Once a setting has been modified with SetCollierLinkOptions, all further numerical evaluations will be carried out with these settings until they are changed again. To check the current settings, use CollierLinkOptions[]:

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Computations with CollierLink

In this section, the partial width is constructed and evaluated with CollierLink to illustrate a typical workflow. The integrals are set up with LoopIntegrate, and all kinematic conditions are applied, as is typical for calculations with Package-X. However, instead of calling LoopRefine, the expression is manipulated at the level of Passarino-Veltman functions, and ultimately numerically evaluated directly.

Load CollierLink:
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On shell and kinematic relations:
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W boson contributions:

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Top quark contribution:

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Hypothetical charged scalar loop:

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Form the total:
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Once the amplitude has been constructed, couplings and masses should be renormalized to render the amplitude finite, and the limit to should be taken. Below are some functions to help carry out this task:

LoopRefine[expr,PartUVDivergent]computes the UV divergent pole part of expr.
SeparateUV[expr]extracts rational polynomials of UV origin, and obtains the behavior of expr.

Tools for renormalizing and taking the limit .

In this example, the amplitude is free of UV divergences, so no parameters need to be renormalized.

This confirms the amplitude is UV finite:
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Despite its finiteness, observe that the W boson contribution to the amplitude contains explicit dependence on , which is multiplying UV-divergent Passarino-Veltman functions in several places, e.g.
    8 mW2 PVC[1,0,0,0,0,mH2,mW,mW,mW], and
    -2 (-1+) mW2 PVB[0,0,mH2,mW,mW]
Since the COLLIER library is unable to algebraically handle , the rational polynomials of UV origin of this kind must be separated out explicitly.

This isolates polynomials of UV origin from Passarino-Veltman functions:
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Make the rational polynomials of UV origin in the amplitude explicit (here, Simplify serves to shorten the expression, and is not essential):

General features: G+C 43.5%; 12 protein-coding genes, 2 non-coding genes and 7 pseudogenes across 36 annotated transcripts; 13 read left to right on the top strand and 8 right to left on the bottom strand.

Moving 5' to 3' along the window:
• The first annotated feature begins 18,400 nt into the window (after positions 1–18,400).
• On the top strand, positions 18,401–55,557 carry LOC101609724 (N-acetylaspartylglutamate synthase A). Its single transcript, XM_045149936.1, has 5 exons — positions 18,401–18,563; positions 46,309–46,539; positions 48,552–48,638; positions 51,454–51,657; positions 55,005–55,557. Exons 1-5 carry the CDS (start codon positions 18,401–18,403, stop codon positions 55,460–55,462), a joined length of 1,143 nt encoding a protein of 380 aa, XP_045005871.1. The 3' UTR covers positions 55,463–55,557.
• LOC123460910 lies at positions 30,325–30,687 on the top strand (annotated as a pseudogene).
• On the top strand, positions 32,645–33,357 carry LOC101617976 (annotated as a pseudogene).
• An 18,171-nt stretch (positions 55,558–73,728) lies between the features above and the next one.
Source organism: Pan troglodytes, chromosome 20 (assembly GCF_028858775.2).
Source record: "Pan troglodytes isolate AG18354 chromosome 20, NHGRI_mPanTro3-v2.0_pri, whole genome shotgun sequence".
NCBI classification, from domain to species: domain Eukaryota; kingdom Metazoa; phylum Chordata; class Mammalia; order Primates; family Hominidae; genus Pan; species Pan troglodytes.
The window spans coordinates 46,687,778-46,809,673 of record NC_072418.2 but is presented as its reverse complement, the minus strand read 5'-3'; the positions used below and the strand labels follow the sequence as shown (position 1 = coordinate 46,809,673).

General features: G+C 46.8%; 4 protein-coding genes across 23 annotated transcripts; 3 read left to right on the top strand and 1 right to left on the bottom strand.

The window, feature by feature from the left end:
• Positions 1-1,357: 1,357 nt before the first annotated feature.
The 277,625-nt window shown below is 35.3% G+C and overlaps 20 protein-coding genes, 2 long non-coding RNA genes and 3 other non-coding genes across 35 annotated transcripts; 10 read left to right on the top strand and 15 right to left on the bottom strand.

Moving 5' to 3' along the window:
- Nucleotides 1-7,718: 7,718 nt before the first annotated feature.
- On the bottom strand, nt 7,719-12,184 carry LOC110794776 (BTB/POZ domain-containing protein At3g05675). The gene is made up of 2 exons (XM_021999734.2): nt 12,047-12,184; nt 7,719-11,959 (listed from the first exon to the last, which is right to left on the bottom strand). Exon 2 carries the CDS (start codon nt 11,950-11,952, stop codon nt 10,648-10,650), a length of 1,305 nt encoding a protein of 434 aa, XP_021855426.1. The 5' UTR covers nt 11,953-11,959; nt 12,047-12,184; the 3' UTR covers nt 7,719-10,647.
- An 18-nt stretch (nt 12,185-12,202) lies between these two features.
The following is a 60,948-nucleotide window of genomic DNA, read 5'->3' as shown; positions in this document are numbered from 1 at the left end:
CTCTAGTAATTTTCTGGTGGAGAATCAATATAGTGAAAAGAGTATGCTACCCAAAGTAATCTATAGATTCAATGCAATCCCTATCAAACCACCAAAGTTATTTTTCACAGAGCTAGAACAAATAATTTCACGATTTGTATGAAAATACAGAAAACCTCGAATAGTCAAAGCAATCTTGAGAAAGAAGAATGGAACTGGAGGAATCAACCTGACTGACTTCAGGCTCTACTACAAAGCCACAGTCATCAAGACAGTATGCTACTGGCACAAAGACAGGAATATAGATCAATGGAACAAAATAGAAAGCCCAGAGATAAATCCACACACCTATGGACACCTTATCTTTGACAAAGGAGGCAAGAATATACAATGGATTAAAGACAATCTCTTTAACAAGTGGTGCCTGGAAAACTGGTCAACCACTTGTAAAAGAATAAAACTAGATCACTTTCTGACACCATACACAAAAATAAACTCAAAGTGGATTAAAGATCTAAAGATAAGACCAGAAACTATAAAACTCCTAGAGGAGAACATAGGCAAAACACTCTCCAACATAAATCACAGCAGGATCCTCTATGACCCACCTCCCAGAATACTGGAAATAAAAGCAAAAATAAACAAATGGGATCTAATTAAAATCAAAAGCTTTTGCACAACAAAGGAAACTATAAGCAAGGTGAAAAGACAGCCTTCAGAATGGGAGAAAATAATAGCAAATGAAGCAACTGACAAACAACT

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To obtain the total width, the amplitude must be squared, which in turn requires the conjugate of the amplitude. Since the tensors and are real, only the scalar coefficient functions multiplying them need to be conjugated. For this, you can use the Package-X utility function X`Utilities`CollectByTensorStructures to conjugate the coefficient functions.

X`Utilities`CollectByTensorStructures[expr,Conjugate]organizes expr by tensor structures and applies Conjugate to each coefficient.

Conjugating just the scalar functions.

The applies Conjugate to the Lorentz invariant form factors:
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Take the complex conjugate of the amplitude, and store it as ampTo4Conj (Simplify not essential):
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When squaring this amplitude, the external polarization sum can be straightforwardly taken by contracting the μ and ν indices of the amplitude with the μ and ν indices of its complex conjugate.

The amplitude squared, with the normalization factor restored:
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The decay width is constructed by multiplying the calculated squared amplitude with the phase space factor and by dividing by the flux factor of . The result is an expression involving various Passarino-Veltman functions that can be numerically evaluated.

Define the width as a function of the hypothetical charged scalar mass and the Higgs portal coupling:
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Evaluate it at a point:
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Make a plot: